PerspectivePaleoanthropology

A younger “earliest human migration” to Southeast Asia

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Science  10 Jan 2020:
Vol. 367, Issue 6474, pp. 147-148
DOI: 10.1126/science.aba3800

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Summary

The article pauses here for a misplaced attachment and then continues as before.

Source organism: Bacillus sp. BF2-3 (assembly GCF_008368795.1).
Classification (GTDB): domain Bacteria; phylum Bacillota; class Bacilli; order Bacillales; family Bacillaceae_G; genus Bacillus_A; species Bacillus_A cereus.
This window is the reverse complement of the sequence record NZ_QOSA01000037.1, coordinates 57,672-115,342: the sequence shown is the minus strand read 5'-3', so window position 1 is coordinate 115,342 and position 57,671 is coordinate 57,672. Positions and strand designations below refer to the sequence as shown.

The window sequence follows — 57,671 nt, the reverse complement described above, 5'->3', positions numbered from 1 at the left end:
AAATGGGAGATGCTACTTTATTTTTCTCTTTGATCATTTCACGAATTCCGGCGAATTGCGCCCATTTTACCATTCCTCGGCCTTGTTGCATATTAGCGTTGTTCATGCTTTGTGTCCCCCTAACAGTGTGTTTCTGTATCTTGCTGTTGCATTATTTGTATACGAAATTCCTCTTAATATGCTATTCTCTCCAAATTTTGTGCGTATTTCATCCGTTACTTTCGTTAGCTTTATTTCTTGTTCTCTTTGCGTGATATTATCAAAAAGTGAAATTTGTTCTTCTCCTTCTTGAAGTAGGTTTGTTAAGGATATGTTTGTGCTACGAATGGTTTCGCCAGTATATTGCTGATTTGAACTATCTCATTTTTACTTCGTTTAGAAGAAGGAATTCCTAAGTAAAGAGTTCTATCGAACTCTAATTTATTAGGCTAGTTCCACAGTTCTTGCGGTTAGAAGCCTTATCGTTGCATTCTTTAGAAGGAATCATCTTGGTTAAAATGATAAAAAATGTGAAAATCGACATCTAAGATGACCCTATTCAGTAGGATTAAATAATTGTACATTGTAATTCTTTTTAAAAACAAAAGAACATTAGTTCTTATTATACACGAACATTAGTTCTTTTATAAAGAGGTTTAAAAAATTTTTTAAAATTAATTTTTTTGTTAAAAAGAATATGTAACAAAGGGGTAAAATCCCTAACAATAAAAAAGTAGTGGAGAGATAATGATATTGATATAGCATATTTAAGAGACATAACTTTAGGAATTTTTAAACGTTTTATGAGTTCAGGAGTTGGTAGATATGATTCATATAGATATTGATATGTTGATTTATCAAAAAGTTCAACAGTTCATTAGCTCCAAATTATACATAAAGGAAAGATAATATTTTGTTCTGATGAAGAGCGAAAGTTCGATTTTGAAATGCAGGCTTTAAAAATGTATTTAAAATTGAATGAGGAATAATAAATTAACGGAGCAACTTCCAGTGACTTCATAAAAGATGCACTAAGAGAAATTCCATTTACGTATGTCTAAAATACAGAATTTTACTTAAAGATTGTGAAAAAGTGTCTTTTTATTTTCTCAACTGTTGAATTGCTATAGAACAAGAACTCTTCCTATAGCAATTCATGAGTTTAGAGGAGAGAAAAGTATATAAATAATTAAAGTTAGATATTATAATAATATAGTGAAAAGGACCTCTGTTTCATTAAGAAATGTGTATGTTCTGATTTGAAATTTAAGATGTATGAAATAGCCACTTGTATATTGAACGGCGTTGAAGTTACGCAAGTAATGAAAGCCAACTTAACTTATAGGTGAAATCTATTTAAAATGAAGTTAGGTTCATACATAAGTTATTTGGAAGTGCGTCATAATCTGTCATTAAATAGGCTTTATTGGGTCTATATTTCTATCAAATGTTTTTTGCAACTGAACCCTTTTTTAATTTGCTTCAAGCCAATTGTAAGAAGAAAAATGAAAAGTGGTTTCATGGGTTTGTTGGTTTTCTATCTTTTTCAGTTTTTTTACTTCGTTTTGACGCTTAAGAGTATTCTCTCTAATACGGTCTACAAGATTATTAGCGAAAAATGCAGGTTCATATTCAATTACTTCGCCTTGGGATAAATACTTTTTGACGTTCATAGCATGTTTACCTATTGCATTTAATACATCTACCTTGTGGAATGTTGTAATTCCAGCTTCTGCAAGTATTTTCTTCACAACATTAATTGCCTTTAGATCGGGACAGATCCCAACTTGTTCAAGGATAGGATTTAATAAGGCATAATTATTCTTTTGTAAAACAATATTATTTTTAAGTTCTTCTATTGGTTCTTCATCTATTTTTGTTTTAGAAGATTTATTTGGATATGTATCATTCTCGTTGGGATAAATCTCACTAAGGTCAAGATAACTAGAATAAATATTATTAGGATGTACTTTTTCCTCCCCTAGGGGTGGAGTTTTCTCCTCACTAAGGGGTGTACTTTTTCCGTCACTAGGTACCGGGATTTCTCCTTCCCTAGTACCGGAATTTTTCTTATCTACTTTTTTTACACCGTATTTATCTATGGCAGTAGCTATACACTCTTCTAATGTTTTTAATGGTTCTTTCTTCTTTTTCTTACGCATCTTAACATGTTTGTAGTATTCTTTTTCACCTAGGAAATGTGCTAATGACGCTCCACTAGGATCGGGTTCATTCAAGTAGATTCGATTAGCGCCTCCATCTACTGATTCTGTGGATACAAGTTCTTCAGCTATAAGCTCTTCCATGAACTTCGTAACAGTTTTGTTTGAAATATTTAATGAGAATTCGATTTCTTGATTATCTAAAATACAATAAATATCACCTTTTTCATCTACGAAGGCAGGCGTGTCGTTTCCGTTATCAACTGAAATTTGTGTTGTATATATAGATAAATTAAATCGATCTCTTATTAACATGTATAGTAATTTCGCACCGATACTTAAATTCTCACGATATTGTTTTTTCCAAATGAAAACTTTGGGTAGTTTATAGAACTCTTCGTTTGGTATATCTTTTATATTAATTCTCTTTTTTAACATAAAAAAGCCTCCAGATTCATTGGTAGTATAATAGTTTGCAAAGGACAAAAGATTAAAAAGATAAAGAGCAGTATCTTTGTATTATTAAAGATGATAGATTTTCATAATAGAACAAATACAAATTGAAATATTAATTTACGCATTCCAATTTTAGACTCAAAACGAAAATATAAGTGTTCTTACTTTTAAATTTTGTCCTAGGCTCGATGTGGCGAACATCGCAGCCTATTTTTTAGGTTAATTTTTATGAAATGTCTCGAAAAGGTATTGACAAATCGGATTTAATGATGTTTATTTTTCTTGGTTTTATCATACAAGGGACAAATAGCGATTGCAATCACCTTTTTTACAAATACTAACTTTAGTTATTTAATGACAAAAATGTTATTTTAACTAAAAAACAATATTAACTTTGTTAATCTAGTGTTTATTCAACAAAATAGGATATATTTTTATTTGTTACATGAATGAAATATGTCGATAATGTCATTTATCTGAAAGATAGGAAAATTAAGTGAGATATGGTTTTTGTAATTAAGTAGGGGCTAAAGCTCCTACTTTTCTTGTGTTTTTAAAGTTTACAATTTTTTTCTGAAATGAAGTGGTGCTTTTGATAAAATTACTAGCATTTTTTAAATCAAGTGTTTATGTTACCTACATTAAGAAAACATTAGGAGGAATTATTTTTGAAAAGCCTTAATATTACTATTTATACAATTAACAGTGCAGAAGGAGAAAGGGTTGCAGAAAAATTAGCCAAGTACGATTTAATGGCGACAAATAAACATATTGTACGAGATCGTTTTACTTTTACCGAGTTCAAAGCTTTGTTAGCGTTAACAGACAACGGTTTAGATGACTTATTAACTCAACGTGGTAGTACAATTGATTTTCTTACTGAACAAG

The fossiliferous Sangiran dome in Central Java contains the oldest human remains in Southeast Asia and is thus considered to be one of the most important sites in human paleoanthropology. Researchers have discovered more than 100 hominid remains from at least three different early to middle Pleistocene hominid species (1). Although numerous dating studies have been conducted at this site, the accepted date of earliest hominin migration is controversial. On page 210 of this issue, Matsu'ura et al. (2) describe their combined use of uranium/lead (U/Pb) dating (crystallization age) and fission-track dating (volcano eruption age) on zircons from three key strata in the hominid-bearing layers of Sangiran.

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